During the intervention phases, video modeling was introduced for each step of a problem solving task analysis in using the phone to call a parent for help, then faded as participants demonstrated the skill independently. We then focused on generalization of skills from direct instruction, in contrived scenarios with parent participation, throughout the participants’ day where they would need to call their parent for help.  

For all participants, maintenance probes were completed one year after the initial training.  Following intervention, all three participants completed 100% of the problem solving task analysis independently.  One year later, two out of three participants maintained the skill at 100% of the task analysis. 

Results:

 

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For additional strategies on teaching transition skills to students, please see our eWorkbook: Transition to Adulthood Series: Supports and Services!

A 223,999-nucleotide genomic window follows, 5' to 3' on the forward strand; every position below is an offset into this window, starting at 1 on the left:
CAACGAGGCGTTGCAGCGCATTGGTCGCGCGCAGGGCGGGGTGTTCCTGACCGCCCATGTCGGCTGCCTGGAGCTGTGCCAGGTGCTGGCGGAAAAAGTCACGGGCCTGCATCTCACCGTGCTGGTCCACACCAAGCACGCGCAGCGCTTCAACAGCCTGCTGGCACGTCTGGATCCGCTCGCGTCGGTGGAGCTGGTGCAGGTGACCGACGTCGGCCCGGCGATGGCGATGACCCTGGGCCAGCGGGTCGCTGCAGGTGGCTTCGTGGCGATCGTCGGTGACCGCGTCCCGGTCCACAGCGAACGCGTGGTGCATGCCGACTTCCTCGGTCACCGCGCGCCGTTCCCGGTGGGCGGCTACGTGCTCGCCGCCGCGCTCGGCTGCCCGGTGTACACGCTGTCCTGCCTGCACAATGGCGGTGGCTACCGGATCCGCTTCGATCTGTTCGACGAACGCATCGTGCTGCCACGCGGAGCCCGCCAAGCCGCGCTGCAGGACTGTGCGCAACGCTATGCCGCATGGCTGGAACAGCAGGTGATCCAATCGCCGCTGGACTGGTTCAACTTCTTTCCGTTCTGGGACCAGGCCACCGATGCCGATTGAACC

References

•Charlop, M. H., & Milstein, J. P. (1989). Teaching autistic children conversational speech using video modeling. Journal of Applied Behavior Analysis, 22, 275–285

•Charlop, M.H., Le, L., & Freeman, K. (2000). A comparison of video modeling with in vivo modeling for teaching children with autism.  Journal of Autism and Developmental Disorders, 30(6), 537-552

•Bellini, S., & Akullian, J (2007). A meta-analysis of video modeling and video self-modeling interventions for children and adolescents with autism spectrum disorders . Exceptional Children, 73, 261-284

•Collins, S., Higbee, T., & Salzberg, C. (2009). The effects of video modeling on staff implementation of a problem solving intervention with adults with developmental disabilities.  Journal of Applied Behavior Analysis, 42(2), 849-854